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Improved diastolic function in non-diabetic patients with metabolic syndrome treated with metformin: 1 year results from MET-DIME randomized clinical trial

Session Poster session 6

Speaker Ricardo Ladeiras-Lopes

Congress : EuroEcho-Imaging 2018

  • Topic : imaging
  • Sub-topic : Echocardiography: Systolic and Diastolic Function
  • Session type : Poster Session
  • FP Number : P1705

Authors : R Ladeiras-Lopes (Vila Nova de Gaia,PT), F Sampaio (Vila Nova de Gaia,PT), S Leite (Porto,PT), N Bettencourt (Porto,PT), A Leite-Moreira (Porto,PT), V Gama (Vila Nova de Gaia,PT), P Braga (Vila Nova de Gaia,PT), R Fontes-Carvalho (Vila Nova de Gaia,PT)

Authors:
R Ladeiras-Lopes1 , F Sampaio1 , S Leite2 , N Bettencourt2 , A Leite-Moreira2 , V Gama1 , P Braga1 , R Fontes-Carvalho1 , 1Gaia Hospital Centre, Department of Cardiology - Vila Nova de Gaia - Portugal , 2Faculty of Medicine, University of Porto - Porto - Portugal ,

Citation:
European Heart Journal - Cardiovascular Imaging ( 2019 ) 20 ( Supplement 1 ), i1220

Background: Metabolic syndrome (MetS) is highly prevalent and has a complex pathophysiology with insulin resistance as a key player. Furthermore, MetS is associated with preclinical diastolic dysfunction that impairs functional capacity and quality of life (QoL).

Purpose: This randomized trial was designed to evaluate if the addition of metformin to the standard treatment of non-diabetic patients with MetS improves diastolic dysfunction, functional capacity and QoL.

Methods: In this randomized, open-label, blinded-endpoint trial, 54 non-diabetic adults (40 to 65 years old) with MetS and diastolic dysfunction (mean e’<10.2 cm/s if 40-59 years old; mean e’<7.2 cm/s if 60-65 years old), were recruited. Patients were randomized to lifestyle counseling or lifestyle counseling plus metformin (target dose 1000 mg bid). Primary endpoint was improvement in mean e’ velocity (assessed at baseline, 6 and 12 months). Secondary endpoints were improvements in insulin resistance (HOMA-IR), functional capacity (peak oxygen uptake during cardiopulmonary exercise test), quality of life (using the SF-36 questionnaire). Linear mixed effects modelling was used for longitudinal data analysis.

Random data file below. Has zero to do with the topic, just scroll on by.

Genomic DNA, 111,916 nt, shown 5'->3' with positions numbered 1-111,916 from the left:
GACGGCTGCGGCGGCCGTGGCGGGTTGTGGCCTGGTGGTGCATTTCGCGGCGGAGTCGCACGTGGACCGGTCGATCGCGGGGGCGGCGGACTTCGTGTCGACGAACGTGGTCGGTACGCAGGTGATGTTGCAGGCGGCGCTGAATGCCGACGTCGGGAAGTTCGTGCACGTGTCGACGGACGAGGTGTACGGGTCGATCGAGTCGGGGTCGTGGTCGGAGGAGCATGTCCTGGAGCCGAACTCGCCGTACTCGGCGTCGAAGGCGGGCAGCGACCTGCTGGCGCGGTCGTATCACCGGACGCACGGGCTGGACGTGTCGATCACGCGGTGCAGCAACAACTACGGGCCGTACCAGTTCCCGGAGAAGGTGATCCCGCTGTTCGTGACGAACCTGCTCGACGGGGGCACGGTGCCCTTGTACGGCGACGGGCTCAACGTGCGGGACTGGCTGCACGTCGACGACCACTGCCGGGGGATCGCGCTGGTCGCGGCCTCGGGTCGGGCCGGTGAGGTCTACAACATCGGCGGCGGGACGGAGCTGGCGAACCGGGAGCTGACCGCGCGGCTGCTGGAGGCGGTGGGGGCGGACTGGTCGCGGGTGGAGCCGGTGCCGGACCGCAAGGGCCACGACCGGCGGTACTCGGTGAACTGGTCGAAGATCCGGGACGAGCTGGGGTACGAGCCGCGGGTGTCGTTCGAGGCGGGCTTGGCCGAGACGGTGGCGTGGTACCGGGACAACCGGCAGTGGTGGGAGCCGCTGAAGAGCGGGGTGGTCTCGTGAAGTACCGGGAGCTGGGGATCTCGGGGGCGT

Results: Fifty patients were included in this analysis (mean age=51.8±6.3; 54% males). Evaluating MetS criteria at baseline, all patients had elevated waist circumference (mean=105.1±9.6 cm), 92% were hypertensive, 58% had low HDL-cholesterol, 56% showed abnormal glucose homeostasis (median HOMA-IR=3.7, IQR 2.6-5.1) and 50% had elevated triglycerides. Metformin treatment was associated with a significant decrease in HOMA-IR at 1 year. Between-group change in the mean e’ velocity during the first year of follow-up was not significantly different in the intention-to-treat analysis (-0.34 cm/s in the control group vs +0.26 cm/s in the metformin group; p=0.132) but the difference was significant in the as-treated analysis (-0.52 cm/s in the control group vs +0.46 cm/s in the metformin group; p=0.009), adjusting for age, gender, baseline grade of diastolic dysfunction, treatment with modifiers of the renin-angiotensin-aldosterone axis and presence of symptoms of heart failure. During the 1-year follow-up there was no significant change in peak oxygen uptake (+0.1 mL/kg/min in the control group vs +0.8 mL/kg/min in the metformin group; p=0.401). In addition, there was a non-significant increase in mental component score of SF-36 (+4.83 points in the control group vs +2.17 points in the metformin group; p=0.173) and a significant increase in the physical component score of SF-36 (+3.75 points in the control group vs +4.75 points in the metformin group; p=0.023) that was not affected by treatment group.

Conclusion: In this pragmatic randomized trial, metformin treatment was associated with improved diastolic function in non-diabetic patients with MetS and diastolic dysfunction.



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